What people get wrong about insurance
A private money lender may require that you maintain insurance. This may include fire insurance, life insurance, title insurance, professional liability insurance, business interruption insurance, and more. Before we get into defining each type, it may help to more fully understand the concept of insurance as a whole. It’s a concept that many people get wrong, which in turn causes them to dread the idea of it.
Insurance, as you are likely familiar with, is the practice of pooling financial resources to mitigate risk. People buy individual insurance policies for a monthly, quarterly or annual premium. The premium is small in comparison to the potential loss the policy covers. This is possible because insurance companies set premiums by predicting the amount of loss a portion of their insureds will suffer and spreading those losses among the group.
People often erroneously twist the idea of insurance into a kind of mental bank account. They feel they’ve paid money into it for a length of time, and so they insurance company owes them something. That is not the case – in fact, you should hope you never have to use it. Insurance is there as protection against catastrophe and to provide daily peace of mind. The money only pays out under the very specific losses the policy outlines in the contract. As a result, insurance should make you financially whole from that loss, but not so you can profit from it.
Types of Insurance Policies
The private lender may require you to show proof of a few kinds of insurance prior to closing. The kind of policy you need will change depending on the size and type of loan. This may include:
- Life insurance with the private investor as a beneficiary. If you pass away before paying the loan off and the lender is uncertain that they will be able to recoup the debt from the subject property or from your estate, they may require that you maintain an appropriately-sized life insurance policy. This is more common when the loan is significant, and the business cannot carry on without you.
- Title insurance is not just for the lienholder. The lender will often require that you pay for their title insurance. You can also buy a policy that protects you against any issues with the title or ownership.
- Professional liability insurance ensures that if you are a defendant in a lawsuit, you can still pay your bills. If you have liability insurance and someone brings a lawsuit against you, the insurance defends you and pays out up to the policy’s limits if the plaintiff wins. This safeguards your finances, enabling you to continue paying your loan bill.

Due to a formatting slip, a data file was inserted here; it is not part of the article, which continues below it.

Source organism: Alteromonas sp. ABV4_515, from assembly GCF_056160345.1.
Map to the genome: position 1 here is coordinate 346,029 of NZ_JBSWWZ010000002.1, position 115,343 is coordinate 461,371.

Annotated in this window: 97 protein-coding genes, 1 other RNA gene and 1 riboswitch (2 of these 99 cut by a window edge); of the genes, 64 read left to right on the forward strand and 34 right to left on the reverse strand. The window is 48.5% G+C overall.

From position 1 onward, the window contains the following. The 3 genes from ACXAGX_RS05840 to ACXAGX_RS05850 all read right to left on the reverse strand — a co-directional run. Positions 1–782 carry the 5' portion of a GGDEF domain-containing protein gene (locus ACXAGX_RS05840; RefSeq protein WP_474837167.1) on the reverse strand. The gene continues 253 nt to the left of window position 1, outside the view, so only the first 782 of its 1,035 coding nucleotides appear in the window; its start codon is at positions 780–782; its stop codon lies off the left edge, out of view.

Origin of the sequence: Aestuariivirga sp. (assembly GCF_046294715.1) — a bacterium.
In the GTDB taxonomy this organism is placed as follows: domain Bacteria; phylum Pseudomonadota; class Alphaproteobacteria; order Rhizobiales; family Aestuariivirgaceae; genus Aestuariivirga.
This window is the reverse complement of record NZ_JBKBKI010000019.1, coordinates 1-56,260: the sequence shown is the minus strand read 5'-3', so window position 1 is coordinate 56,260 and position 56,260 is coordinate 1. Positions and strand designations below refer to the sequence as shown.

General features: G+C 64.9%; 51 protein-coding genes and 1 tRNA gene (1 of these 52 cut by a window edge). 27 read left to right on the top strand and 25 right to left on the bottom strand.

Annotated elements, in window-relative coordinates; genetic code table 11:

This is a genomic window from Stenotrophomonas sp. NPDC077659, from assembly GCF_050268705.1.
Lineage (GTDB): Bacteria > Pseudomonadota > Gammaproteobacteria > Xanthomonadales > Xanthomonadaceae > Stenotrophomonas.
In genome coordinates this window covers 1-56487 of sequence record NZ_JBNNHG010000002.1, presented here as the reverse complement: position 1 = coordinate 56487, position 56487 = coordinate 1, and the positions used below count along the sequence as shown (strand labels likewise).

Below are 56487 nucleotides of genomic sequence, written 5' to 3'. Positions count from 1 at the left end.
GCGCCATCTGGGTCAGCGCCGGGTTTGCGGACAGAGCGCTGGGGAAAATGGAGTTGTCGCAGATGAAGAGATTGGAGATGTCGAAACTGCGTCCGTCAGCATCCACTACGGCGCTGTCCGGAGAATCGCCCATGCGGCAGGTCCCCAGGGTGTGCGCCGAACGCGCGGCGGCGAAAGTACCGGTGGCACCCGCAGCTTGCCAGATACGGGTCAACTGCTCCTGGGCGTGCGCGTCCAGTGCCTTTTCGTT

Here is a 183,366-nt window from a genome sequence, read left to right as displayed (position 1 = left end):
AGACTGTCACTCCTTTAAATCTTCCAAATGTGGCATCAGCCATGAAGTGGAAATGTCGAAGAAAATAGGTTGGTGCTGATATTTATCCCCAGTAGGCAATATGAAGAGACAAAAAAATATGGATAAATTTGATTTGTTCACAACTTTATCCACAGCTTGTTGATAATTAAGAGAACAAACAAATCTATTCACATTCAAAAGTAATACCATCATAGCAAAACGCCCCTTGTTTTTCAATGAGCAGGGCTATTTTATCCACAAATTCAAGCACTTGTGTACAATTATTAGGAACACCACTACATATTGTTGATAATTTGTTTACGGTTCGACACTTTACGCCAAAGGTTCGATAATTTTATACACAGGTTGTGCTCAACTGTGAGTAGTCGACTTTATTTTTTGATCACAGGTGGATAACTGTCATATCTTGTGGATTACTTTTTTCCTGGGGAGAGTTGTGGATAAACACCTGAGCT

- Business interruption insurance may be required to ensure the lender can get the loan repaid should your business’s operations be interrupted. These policies compensate a business for a percentage of its loss of income. Keep in mind that the policy will define the specific causes of business interruption it covers.
- Fire insurance protects you and the lienholder financially should the subject property be destroyed in a covered loss. For example, vandalism, storm, fire, etc. Not all insurance is created equal; the lienholder will want to ensure the policy covers the losses they require. Fire or property insurance does not cover vacant land or raw land; it protects only building structures.
Providing proof of coverage
You will need to provide a certificate of insurance for each policy naming the lienholder. In the case of life insurance, the lienholder will be a beneficiary. For other kinds of insurance, including title insurance, professional liability insurance, business interruption insurance, and fire insurance, you will name the lender as an additional named insured. The private money lender will verify that the coverage is appropriate.
If you do not maintain the required insurance, you should be aware that the lender may force place coverage. This means they will place their own insurance to protect against loss and then add the (usually significantly higher) cost to your statement.